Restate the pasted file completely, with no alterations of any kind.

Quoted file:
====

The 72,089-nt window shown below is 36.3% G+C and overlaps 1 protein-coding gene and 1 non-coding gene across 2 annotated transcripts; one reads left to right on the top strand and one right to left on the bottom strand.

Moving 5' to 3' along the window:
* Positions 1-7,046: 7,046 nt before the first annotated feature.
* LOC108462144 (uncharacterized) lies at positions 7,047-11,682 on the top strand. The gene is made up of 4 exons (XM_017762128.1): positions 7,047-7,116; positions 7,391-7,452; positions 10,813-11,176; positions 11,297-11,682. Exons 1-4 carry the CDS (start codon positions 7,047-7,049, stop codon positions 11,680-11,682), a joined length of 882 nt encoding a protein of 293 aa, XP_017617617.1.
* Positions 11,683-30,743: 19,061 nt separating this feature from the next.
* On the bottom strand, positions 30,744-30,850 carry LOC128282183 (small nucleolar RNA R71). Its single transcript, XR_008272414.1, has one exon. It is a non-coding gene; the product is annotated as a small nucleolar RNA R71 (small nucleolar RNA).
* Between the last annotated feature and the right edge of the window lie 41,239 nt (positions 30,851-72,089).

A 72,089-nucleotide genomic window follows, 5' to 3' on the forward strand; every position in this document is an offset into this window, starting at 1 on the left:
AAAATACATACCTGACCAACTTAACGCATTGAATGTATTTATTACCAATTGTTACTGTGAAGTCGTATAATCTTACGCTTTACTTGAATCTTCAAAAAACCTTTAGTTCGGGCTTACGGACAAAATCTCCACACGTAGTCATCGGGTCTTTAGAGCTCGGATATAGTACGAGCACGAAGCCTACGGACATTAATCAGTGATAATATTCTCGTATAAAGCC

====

The 72,089-nt window shown below is 36.3% G+C and overlaps 1 protein-coding gene and 1 non-coding gene across 2 annotated transcripts; one reads left to right on the top strand and one right to left on the bottom strand.

Moving 5' to 3' along the window:
* Positions 1-7,046: 7,046 nt before the first annotated feature.
* LOC108462144 (uncharacterized) lies at positions 7,047-11,682 on the top strand. The gene is made up of 4 exons (XM_017762128.1): positions 7,047-7,116; positions 7,391-7,452; positions 10,813-11,176; positions 11,297-11,682. Exons 1-4 carry the CDS (start codon positions 7,047-7,049, stop codon positions 11,680-11,682), a joined length of 882 nt encoding a protein of 293 aa, XP_017617617.1.
* Positions 11,683-30,743: 19,061 nt separating this feature from the next.
* On the bottom strand, positions 30,744-30,850 carry LOC128282183 (small nucleolar RNA R71). Its single transcript, XR_008272414.1, has one exon. It is a non-coding gene; the product is annotated as a small nucleolar RNA R71 (small nucleolar RNA).
* Between the last annotated feature and the right edge of the window lie 41,239 nt (positions 30,851-72,089).

A 72,089-nucleotide genomic window follows, 5' to 3' on the forward strand; every position in this document is an offset into this window, starting at 1 on the left:
AAAATACATACCTGACCAACTTAACGCATTGAATGTATTTATTACCAATTGTTACTGTGAAGTCGTATAATCTTACGCTTTACTTGAATCTTCAAAAAACCTTTAGTTCGGGCTTACGGACAAAATCTCCACACGTAGTCATCGGGTCTTTAGAGCTCGGATATAGTACGAGCACGAAGCCTACGGACATTAATCAGTGATAATATTCTCGTATAAAGCC